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Why I Seek Attention as Someone With Mental Illness

The accusation my mental health issues are nothing more than a plea for attention has always stung. Such claims stir a hornet’s nest of feeling, though the tangle can be sorted into three specific emotions. Anger, that a real and serious health problem affecting me is being dismissed. Frustration, that my motives for seeking attention are constantly misunderstood. And shame. Shame for needing help. Shame for being “weak.” Shame, most of all, because my accusers are right. I want attention.

The problem arises in the misunderstanding over what my plea for attention is about. My accusers assume attention is an end unto itself, and, lacking any respectable means of attaining it, I invented a host of debilitating symptoms to turn myself into a sympathy-inducing, if not interesting, spectacle. When my mental health issues are the reason I am seeking attention, my accusers are wrong. In those moments, I am malfunctioning, need help and cannot think rationally enough to obtain assistance in a manner others find more comfortable.

In distress, I am a sailor barely keeping his head above water in a pitch black, violent sea. My rescue beacon shrieks loudly; it doesn’t necessarily draw the attention of people who can or want to help. As I cling, half-drowned, to the splinters of an oar, all I can do is hope my beacon is heard by someone who understands. Most people don’t, dismiss me as an “attention seeker” and my shame deepens.

I was raised by parents who believed attention seeking was wrong, period. I had a tendency as a kid to show off at times and, while my parents couldn’t scour that behavior from me entirely, they instilled a sense of shame so deep that on any occasion that is remotely attention seeking on my part, I am wracked with guilt. I once sat in a restaurant for half an hour before a server noticed me. She asked why I hadn’t spoken up. Announcing my presence to her would have sent me down a shame spiral, because my parents warped my sense of what is and is not appropriate regarding the attention we receive from others. I grunted something monosyllabic.

The greatest sense of peace I have felt in the last decade occurred when I took general chemistry in college. I needed no attention or affirmation from anyone. It was enough to sit alone in a library study room, working problems, comparing my work to the answer key and seeing I had gotten it right. My contentment was short-lived; organic chemistry upset my equilibrium. I struggled and needed too much help. I became depressed, struggled with insomnia and started missing classes. My lab reports every week became snarkier and snarkier. My last lab report was filled with parodies of the card game, Magic: The Gathering. Cards like “Calvin May,” “Heartbroken Student” and “Organic Chemistry,” with a Creature type of “Depression Spawning Hell Demon” and rules text that said, “When ‘Organic Chemistry’ enters play, ‘Calvin May’ loses the game.”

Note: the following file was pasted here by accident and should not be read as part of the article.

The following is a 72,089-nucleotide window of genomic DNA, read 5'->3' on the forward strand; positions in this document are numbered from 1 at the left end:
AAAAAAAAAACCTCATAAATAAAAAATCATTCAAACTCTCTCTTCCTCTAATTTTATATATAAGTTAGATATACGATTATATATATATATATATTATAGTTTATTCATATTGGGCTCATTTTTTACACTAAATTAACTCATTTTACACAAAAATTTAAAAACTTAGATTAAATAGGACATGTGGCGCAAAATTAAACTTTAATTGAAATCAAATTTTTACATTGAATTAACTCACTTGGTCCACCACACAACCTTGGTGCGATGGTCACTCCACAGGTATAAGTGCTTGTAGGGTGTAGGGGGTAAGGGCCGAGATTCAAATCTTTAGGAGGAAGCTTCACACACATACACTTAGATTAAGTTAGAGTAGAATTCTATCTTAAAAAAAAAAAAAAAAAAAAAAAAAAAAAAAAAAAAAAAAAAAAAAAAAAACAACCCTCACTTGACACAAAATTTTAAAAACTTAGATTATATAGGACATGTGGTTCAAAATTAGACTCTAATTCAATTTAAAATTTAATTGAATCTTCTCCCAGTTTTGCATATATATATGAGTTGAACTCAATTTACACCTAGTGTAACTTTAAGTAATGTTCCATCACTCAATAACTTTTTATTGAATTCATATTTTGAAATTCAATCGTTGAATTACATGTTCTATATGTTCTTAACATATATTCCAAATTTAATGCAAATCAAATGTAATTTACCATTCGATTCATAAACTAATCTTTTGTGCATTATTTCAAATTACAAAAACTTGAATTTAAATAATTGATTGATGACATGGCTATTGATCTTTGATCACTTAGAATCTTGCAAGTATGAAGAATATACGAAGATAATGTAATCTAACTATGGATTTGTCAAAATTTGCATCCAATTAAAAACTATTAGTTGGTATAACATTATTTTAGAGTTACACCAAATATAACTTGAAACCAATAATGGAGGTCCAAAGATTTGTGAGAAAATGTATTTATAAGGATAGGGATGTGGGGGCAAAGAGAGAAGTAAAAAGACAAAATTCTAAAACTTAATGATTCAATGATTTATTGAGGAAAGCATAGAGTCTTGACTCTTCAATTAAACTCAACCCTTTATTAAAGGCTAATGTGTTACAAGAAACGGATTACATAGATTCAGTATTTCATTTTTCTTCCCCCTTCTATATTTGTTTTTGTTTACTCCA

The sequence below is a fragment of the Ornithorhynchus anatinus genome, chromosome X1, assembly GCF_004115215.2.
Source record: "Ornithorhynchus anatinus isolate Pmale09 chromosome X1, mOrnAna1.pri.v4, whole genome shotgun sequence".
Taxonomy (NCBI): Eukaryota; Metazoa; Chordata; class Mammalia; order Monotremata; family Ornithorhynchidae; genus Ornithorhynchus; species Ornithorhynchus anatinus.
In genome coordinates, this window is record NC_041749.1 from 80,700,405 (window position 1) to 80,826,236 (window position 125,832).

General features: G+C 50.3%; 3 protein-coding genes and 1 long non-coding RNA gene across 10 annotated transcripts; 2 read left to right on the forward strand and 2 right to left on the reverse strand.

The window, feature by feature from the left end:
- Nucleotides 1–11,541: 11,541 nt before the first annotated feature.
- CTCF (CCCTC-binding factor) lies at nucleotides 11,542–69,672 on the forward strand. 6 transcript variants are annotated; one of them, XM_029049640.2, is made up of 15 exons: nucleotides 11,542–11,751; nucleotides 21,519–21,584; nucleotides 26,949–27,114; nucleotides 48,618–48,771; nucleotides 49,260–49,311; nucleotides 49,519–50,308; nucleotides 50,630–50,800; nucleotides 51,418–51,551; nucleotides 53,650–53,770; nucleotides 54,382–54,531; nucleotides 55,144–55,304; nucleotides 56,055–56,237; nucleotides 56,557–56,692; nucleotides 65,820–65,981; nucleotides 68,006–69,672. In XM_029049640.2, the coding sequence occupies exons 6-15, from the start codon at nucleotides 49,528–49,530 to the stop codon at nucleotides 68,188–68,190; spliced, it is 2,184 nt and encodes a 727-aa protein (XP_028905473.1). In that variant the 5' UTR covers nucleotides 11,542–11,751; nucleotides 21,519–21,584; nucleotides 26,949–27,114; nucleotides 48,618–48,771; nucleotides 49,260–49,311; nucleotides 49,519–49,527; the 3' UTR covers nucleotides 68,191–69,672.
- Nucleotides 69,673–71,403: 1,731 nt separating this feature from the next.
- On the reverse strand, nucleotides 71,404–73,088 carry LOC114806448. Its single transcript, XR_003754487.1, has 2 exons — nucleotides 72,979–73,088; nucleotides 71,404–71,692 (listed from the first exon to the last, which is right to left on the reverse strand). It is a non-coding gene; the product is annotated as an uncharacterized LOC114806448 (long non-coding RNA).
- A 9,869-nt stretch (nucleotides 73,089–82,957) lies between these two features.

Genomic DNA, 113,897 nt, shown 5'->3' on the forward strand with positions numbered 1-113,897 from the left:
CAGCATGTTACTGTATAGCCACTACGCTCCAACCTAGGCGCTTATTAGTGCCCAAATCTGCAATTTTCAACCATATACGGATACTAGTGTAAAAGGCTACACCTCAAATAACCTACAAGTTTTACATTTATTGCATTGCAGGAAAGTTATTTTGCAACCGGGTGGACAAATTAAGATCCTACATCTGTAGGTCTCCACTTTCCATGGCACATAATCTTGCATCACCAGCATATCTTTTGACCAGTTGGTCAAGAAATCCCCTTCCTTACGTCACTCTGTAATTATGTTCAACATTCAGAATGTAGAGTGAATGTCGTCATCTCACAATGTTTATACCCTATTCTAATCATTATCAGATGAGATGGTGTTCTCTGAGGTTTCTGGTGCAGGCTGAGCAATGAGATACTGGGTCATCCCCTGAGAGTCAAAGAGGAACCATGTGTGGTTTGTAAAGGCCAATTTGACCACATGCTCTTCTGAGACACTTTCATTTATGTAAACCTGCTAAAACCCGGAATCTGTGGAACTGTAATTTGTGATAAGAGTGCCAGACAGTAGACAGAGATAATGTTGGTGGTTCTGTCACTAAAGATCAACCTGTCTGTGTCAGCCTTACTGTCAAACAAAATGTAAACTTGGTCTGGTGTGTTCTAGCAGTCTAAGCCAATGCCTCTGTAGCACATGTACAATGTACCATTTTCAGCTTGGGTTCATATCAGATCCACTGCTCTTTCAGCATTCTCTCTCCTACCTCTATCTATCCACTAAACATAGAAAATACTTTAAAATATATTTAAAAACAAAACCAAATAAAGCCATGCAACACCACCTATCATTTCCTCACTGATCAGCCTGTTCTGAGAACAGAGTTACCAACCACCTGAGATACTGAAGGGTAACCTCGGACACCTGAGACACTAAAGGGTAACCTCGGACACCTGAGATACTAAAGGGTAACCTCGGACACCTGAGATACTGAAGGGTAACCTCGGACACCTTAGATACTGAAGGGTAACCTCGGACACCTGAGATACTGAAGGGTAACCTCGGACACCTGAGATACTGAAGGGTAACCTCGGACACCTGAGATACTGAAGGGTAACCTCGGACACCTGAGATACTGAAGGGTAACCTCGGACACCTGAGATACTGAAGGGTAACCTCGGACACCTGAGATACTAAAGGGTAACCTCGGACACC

This plea for attention was motivated by the hope the professor would recognize chemistry was wrong for me and give me permission to quit. I couldn’t admit to myself chemistry was making me miserable and I had failed, yet again, to find a suitable career path. Nor could I assert myself directly and say, “I don’t want to do this anymore.” I broke free when my vehicle broke down and I put off getting it repaired until after it was too late to go back to school. With the yoke of college off my shoulders, I was able to regain a rational frame of mind and assume proper responsibility for my choices. Walking away from chemistry was the right thing to do. It would have been less distressing, for myself and others, if I had been lucid enough to walk away sooner.

I once had a girlfriend who had trained to do musical theatre from a young age and had parents in the entertainment industry. Her views of attention seeking were much different from what my parents instilled in me. She suggested it isn’t necessarily a horrifying evil to be noticed by others, and pointed out creative endeavors, like musical theatre or writing. Creative endeavors, essentially, are attempts to connect with others. In an episode of “The West Wing,” Laura Dern, playing the poet laureate, said, “An artist’s job is to captivate you for however long we’ve asked for your attention.” She adds that poetry is “how I enter the world.”

I want attention. Not always, and not always in a constructive way. I ask for your attention because I hope to be understood and because I hope through understanding, we can build a world that has fewer sharp edges and more places where we can run barefoot through the grass.

Unsplash image by Felipe Pelaquim

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